Blacksad: hardboiled detective fiction about anthropomorphic animals (no, really)

Spanish graphic novelists Juan Diaz Canales and Juanjo Guarnido created their hardboiled, anthropomorphic animal comic Blacksad for the French market in 2000, producing three full-length stories over the next five years (Spanish editions were published shortly after the French market). The individual stories have been published in English, but now, for the first time, Dark Horse has collected them all in a single volume.

In the hands of a lesser writer and artist, Blacksad would be a trite furry joke -- anthropomorphic cat/hard-boiled detective solves crime in an alternate America populated by other anthropomorphic animals. But Blacksad is superb: Guarnido uses the animals as totems, to expand the range of expression into expressive realms that make the story more gripping and immediate, despite the fantasy element. And Canales keeps puns and double entendres to a minimum, airbrushing in the faintest references to the animal natures of the players, to excellent effect.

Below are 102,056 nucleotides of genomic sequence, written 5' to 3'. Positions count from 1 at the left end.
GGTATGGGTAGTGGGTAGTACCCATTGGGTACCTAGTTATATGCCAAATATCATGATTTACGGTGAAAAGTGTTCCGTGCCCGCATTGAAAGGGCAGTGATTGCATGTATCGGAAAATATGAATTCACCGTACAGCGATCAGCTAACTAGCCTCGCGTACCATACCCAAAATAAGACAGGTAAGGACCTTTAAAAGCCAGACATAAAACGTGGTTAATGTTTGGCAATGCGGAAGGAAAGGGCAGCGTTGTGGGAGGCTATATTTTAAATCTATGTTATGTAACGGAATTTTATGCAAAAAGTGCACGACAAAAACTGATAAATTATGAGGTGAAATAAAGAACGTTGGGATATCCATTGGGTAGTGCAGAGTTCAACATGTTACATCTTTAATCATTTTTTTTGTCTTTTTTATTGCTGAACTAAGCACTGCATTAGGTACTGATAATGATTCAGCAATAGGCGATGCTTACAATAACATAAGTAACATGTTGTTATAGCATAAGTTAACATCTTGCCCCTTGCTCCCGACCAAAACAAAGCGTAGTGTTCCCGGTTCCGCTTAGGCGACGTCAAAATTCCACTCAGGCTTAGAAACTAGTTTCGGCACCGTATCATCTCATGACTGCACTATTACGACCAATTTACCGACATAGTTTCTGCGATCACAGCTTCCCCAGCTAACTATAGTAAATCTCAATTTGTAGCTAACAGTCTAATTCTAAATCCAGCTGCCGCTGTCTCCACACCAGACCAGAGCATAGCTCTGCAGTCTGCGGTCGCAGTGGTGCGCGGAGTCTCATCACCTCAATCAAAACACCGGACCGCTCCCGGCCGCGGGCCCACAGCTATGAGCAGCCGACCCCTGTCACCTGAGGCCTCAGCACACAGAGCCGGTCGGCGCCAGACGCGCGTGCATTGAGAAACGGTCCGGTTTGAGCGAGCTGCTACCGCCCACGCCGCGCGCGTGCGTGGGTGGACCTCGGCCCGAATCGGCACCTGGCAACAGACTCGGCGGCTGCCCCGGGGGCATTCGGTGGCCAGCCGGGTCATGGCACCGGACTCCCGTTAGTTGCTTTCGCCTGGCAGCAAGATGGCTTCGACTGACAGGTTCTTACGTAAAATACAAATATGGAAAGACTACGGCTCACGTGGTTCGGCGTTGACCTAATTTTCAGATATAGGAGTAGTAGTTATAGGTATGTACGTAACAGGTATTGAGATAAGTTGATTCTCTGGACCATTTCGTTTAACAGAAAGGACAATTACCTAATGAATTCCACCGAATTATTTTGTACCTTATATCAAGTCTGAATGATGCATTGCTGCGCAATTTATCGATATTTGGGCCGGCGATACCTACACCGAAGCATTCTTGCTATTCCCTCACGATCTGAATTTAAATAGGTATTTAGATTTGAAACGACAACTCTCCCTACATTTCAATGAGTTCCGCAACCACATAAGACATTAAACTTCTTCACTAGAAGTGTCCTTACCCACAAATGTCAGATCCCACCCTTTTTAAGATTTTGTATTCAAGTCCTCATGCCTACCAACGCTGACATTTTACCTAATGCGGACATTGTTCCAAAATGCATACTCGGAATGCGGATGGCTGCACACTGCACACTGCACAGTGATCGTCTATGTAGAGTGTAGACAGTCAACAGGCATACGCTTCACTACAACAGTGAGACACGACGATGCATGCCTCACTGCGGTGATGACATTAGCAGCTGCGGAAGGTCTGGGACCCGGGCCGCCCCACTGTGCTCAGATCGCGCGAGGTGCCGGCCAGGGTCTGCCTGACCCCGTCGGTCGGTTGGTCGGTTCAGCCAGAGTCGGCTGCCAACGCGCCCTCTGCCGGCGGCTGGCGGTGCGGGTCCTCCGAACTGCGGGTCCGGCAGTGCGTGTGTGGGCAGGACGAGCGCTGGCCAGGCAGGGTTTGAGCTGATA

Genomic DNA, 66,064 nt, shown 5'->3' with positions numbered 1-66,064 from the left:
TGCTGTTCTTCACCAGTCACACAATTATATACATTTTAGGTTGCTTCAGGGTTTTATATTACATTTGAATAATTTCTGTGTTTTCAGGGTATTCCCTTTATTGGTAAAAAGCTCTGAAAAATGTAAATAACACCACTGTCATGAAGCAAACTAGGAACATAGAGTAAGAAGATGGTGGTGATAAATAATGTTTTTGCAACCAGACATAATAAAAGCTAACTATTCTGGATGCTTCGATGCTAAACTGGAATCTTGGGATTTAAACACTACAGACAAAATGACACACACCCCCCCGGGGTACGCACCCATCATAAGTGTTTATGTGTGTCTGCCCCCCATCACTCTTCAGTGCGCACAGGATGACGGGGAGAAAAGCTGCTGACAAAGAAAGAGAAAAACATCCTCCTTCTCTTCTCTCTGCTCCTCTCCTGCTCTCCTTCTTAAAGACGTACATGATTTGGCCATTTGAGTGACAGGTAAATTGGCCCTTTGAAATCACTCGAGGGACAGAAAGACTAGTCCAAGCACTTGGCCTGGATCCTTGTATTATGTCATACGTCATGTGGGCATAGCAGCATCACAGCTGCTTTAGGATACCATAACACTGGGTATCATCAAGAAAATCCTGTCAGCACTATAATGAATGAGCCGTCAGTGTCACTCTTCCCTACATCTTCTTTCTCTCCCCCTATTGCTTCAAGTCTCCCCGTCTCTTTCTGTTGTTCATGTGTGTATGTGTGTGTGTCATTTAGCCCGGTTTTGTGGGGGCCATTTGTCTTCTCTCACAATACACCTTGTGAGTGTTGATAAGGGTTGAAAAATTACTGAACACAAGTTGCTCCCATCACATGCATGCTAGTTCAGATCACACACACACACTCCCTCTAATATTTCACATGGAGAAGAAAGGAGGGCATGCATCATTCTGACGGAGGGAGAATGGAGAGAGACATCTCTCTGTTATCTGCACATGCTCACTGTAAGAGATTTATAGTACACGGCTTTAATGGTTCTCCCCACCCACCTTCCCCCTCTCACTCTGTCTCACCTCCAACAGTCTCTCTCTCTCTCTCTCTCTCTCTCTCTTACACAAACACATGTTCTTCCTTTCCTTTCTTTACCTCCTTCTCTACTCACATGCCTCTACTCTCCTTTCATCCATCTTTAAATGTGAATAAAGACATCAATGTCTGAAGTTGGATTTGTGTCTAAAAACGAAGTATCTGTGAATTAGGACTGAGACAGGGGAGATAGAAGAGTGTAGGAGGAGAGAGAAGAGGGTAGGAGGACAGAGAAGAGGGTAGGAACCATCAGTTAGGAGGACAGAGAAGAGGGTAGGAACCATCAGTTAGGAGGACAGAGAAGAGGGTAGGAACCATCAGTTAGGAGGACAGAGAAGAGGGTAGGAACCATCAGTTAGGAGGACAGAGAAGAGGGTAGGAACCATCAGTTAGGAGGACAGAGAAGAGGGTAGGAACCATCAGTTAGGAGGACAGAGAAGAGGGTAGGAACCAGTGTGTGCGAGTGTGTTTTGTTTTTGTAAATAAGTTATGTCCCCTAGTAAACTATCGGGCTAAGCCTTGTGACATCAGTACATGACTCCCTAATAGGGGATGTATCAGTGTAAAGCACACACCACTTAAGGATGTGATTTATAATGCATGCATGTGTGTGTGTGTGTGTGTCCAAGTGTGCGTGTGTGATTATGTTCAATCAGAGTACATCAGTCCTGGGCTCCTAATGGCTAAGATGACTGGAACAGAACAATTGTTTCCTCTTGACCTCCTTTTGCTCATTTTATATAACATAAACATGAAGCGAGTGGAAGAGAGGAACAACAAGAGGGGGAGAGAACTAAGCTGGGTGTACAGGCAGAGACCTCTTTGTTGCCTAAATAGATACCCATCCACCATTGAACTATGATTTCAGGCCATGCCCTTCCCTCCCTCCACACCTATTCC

The three noir stories here are classics of the form: in Somewhere in the Shadows, a rich and powerful man offs his lover and gets away clean; in Arctic Nation, white supremacist demagogues kidnap a poor girl; in Red Soul, the Communist witch-hunt overshadows a story of murder and betrayal. They could be straight out of Hammett or Chandler, but for the fact that the players on the stage are humanoid lizards, cats, dogs, bears, frogs, and so on.

The improbable fit between the grim theme and the silly conceit is what makes this such a standout, more than the sum of its parts. You won't be disappointed.

Blacksad